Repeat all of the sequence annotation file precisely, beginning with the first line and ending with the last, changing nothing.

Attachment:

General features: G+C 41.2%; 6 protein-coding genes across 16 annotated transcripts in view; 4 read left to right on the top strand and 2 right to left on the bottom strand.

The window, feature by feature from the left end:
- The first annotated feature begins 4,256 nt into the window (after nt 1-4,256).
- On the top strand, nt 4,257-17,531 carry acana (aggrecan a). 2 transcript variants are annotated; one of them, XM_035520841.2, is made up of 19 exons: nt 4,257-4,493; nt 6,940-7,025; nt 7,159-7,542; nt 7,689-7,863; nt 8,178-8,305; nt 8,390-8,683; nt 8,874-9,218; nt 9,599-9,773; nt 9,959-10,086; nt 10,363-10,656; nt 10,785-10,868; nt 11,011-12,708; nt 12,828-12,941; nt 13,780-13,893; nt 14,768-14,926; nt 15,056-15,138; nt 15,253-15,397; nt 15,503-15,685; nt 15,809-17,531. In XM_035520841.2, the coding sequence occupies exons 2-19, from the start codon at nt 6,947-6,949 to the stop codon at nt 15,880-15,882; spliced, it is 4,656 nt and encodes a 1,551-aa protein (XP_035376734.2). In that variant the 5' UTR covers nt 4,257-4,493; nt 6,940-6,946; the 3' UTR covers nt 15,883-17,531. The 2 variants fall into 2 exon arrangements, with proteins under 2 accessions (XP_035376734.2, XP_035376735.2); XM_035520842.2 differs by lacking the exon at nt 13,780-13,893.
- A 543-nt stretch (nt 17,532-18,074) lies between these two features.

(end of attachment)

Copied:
General features: G+C 41.2%; 6 protein-coding genes across 16 annotated transcripts in view; 4 read left to right on the top strand and 2 right to left on the bottom strand.

The window, feature by feature from the left end:
- The first annotated feature begins 4,256 nt into the window (after nt 1-4,256).
- On the top strand, nt 4,257-17,531 carry acana (aggrecan a). 2 transcript variants are annotated; one of them, XM_035520841.2, is made up of 19 exons: nt 4,257-4,493; nt 6,940-7,025; nt 7,159-7,542; nt 7,689-7,863; nt 8,178-8,305; nt 8,390-8,683; nt 8,874-9,218; nt 9,599-9,773; nt 9,959-10,086; nt 10,363-10,656; nt 10,785-10,868; nt 11,011-12,708; nt 12,828-12,941; nt 13,780-13,893; nt 14,768-14,926; nt 15,056-15,138; nt 15,253-15,397; nt 15,503-15,685; nt 15,809-17,531. In XM_035520841.2, the coding sequence occupies exons 2-19, from the start codon at nt 6,947-6,949 to the stop codon at nt 15,880-15,882; spliced, it is 4,656 nt and encodes a 1,551-aa protein (XP_035376734.2). In that variant the 5' UTR covers nt 4,257-4,493; nt 6,940-6,946; the 3' UTR covers nt 15,883-17,531. The 2 variants fall into 2 exon arrangements, with proteins under 2 accessions (XP_035376734.2, XP_035376735.2); XM_035520842.2 differs by lacking the exon at nt 13,780-13,893.
- A 543-nt stretch (nt 17,532-18,074) lies between these two features.